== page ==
Date of Award


Document Type


Degree Name

Doctor of Philosophy (PhD)


Learning Sciences

Committee Member

Dr. Phillip M. Wilder, Committee Chair

Committee Member

Dr. Matthew Boyer

Committee Member

Dr. Mikel Cole

Committee Member

Dr. Jacquelynn Malloy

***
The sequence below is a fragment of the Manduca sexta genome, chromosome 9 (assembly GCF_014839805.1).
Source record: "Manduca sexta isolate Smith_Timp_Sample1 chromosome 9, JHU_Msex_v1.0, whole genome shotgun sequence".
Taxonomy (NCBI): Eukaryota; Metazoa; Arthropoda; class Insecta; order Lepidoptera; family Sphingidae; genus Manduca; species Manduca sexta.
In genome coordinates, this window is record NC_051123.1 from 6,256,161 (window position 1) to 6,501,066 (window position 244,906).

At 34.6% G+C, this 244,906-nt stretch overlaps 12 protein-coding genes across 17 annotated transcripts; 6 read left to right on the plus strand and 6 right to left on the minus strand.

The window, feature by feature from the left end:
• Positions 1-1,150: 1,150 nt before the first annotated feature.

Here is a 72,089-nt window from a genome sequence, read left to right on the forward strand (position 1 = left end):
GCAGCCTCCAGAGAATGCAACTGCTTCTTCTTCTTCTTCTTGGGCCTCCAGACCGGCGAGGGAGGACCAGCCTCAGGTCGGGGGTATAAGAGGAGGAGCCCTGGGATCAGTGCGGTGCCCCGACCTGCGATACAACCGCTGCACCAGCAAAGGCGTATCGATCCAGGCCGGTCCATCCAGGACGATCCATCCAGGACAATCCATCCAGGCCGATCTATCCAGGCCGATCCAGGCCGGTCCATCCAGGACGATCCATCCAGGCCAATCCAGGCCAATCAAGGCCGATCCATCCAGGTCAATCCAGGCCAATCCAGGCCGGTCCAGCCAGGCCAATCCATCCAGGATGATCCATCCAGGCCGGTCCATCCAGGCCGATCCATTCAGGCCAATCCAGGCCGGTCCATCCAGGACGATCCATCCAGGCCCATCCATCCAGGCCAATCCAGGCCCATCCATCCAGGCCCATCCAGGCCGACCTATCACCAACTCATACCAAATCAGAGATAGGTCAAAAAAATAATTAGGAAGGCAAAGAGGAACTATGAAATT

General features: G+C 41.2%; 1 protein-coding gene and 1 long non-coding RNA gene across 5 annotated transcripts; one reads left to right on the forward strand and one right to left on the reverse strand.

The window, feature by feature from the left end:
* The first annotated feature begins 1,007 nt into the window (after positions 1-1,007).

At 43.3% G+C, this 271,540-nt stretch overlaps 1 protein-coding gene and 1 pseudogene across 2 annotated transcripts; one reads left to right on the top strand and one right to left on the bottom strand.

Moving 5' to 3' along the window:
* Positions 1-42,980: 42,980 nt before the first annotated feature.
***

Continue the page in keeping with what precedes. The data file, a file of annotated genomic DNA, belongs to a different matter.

Many gaps exist in the research on refugee students in general, with the overall portrayal in the literature presenting a school experience in which refugees struggle academically, socially, and emotionally (Roxas, 2008; McBrien, 2005; Lerner, 2012; Lustig, 2004; Smith & Halbert, 2013). Current research discusses social and linguistic struggles frequently, and highlights the need for schools to acknowledge refugees’ backgrounds and draw on their linguistic repertoires to aid their acquisition of the English language (Cummins, 2005; Cummins, et al., 2006; Gutierrez, Baquedano-Lopez, & Tejeda, 1999; Gutierrez, Baquedano-Lopez, Alvarez, & Chiu, 1999). Little has been done to uncover who refugees are as individuals, what literacy skills they possess, and their experiences navigating a new and unfamiliar culture and language. Developing and modifying programs aimed at helping refugee students succeed in school necessitates in-depth understanding of their experiences, their identities, and influences on identity negotiation. No research study has explored the experiences, literacies and identities of refugee students in-depth, and none has used Bhabha’s cultural hybridity theory as a lens to do so. This study explored the literacies, identities, and navigation of cultural borders of three refugee high school students in the Southeastern region of the United States. It aimed to answer the following research questions: How are these students literate? What identities do they enact as a result of their interaction with and negotiation of cultural borders? What use of hybridity is apparent in their experiences and in their current identities as individuals? And, how do these students use language as a tool to mediate identity? Using a case study design, qualitative data was collected during formal and informal interviews with all three boys over the course of one school semester. During this duration, observations were conducted of two of the boys in various contexts, where field notes were taken and analytical memos were recorded. Data was examined using Bhabha's cultural hybridity theory, as well as sociocultural understandings of literacy (Street, 2014; Wilder, 2015) and critical perspectives towards identity (Norton, 1997). Findings illuminated these boys' literacy skills, identities, and experiences at the cultural borders, including linguistic ones. In doing so, this study also opens up questions for further research focused on refugee students, their identities, and experiences.



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